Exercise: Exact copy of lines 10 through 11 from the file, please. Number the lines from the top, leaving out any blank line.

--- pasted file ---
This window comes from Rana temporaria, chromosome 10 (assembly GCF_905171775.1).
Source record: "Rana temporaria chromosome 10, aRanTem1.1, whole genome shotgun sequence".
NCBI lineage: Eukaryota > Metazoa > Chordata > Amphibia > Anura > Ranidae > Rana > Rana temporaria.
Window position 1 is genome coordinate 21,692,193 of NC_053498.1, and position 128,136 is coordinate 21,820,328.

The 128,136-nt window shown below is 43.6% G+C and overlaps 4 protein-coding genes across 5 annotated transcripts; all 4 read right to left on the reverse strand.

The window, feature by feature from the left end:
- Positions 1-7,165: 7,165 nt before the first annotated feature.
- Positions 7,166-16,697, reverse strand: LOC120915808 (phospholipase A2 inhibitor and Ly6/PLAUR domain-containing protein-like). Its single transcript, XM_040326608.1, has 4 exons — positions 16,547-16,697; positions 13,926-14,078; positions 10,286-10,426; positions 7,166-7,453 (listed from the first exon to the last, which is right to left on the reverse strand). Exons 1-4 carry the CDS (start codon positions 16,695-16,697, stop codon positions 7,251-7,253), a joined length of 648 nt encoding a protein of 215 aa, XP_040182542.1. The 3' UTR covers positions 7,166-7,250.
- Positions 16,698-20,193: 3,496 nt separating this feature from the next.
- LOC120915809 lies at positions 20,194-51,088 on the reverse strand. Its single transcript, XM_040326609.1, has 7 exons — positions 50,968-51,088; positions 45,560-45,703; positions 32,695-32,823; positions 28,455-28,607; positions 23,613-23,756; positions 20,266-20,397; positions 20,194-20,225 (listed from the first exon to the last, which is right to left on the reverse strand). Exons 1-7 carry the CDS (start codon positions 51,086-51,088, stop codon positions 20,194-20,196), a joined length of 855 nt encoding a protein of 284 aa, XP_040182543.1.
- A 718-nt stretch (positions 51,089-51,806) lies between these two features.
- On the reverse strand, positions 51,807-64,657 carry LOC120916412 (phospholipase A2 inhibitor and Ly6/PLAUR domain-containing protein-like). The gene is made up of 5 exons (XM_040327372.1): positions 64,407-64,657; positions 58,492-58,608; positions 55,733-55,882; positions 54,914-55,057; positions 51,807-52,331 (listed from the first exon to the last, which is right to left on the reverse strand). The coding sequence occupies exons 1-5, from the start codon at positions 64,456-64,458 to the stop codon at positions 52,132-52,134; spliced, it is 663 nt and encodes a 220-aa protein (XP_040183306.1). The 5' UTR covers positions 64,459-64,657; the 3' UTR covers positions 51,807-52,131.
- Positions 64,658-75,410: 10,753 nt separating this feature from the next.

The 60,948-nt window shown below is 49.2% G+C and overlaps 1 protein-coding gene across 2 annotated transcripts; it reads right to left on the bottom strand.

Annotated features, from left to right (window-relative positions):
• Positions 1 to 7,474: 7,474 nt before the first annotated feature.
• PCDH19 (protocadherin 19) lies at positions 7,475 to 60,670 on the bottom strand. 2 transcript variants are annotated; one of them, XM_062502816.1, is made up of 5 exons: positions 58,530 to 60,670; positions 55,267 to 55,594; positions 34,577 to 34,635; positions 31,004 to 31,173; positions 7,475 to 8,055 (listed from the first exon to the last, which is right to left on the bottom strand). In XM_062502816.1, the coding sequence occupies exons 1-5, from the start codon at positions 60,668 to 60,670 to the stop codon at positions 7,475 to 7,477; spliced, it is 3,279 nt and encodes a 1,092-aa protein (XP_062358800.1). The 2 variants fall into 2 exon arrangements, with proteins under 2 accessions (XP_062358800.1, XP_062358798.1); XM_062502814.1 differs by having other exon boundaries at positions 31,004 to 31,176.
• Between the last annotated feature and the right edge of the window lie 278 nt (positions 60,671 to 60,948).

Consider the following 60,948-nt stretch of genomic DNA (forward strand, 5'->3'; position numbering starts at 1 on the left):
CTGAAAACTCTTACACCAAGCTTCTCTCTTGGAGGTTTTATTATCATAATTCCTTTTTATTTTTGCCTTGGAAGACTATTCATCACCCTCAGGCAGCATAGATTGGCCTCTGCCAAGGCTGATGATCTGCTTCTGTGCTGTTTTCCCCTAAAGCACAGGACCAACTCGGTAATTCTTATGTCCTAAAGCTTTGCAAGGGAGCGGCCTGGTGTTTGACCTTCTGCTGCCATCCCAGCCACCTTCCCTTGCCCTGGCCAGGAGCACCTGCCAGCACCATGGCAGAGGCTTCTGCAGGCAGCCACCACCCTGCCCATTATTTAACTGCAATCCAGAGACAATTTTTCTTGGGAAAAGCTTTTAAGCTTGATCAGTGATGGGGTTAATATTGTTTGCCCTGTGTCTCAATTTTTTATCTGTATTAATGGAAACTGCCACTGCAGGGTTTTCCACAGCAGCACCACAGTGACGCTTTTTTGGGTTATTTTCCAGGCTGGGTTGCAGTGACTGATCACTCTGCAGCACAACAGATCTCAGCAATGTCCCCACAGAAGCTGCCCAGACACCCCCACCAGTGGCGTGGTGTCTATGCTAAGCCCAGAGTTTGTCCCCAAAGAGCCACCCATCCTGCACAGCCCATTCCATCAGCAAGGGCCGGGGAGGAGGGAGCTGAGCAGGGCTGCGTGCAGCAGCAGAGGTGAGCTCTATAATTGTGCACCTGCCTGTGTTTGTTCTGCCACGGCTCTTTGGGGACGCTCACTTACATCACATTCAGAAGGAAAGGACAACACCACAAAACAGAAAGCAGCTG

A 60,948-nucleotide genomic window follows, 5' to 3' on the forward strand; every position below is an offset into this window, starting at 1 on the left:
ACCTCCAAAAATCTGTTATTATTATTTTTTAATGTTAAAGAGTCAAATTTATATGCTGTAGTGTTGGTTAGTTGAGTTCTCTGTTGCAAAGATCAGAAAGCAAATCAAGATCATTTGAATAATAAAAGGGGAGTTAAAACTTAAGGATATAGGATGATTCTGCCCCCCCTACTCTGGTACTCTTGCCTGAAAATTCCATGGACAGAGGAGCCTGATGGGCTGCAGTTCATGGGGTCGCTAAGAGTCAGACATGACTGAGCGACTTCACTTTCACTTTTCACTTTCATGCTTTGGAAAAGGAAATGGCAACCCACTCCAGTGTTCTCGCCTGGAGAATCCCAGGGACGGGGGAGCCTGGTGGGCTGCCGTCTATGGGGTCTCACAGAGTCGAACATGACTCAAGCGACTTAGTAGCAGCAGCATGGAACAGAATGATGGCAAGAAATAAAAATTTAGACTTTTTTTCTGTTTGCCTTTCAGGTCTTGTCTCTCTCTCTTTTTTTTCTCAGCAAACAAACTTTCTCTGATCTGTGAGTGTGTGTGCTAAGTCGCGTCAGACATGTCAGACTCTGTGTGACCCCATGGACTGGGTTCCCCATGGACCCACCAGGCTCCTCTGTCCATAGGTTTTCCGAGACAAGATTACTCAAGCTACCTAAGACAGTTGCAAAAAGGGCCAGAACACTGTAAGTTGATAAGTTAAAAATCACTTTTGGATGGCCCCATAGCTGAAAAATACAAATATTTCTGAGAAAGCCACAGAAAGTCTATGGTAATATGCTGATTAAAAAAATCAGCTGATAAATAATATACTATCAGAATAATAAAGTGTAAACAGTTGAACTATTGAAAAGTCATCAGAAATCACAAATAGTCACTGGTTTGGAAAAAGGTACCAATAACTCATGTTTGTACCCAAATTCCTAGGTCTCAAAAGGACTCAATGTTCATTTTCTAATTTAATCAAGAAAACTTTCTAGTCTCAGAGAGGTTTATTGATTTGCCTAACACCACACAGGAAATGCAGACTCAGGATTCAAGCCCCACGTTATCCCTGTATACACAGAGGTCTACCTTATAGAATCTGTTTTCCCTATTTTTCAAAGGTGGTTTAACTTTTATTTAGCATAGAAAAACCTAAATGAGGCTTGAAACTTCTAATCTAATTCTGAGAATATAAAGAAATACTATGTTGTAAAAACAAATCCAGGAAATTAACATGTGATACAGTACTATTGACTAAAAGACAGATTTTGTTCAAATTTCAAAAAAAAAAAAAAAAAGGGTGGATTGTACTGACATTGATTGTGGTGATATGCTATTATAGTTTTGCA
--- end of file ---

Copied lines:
- LOC120915809 lies at positions 20,194-51,088 on the reverse strand. Its single transcript, XM_040326609.1, has 7 exons — positions 50,968-51,088; positions 45,560-45,703; positions 32,695-32,823; positions 28,455-28,607; positions 23,613-23,756; positions 20,266-20,397; positions 20,194-20,225 (listed from the first exon to the last, which is right to left on the reverse strand). Exons 1-7 carry the CDS (start codon positions 51,086-51,088, stop codon positions 20,194-20,196), a joined length of 855 nt encoding a protein of 284 aa, XP_040182543.1.
- A 718-nt stretch (positions 51,089-51,806) lies between these two features.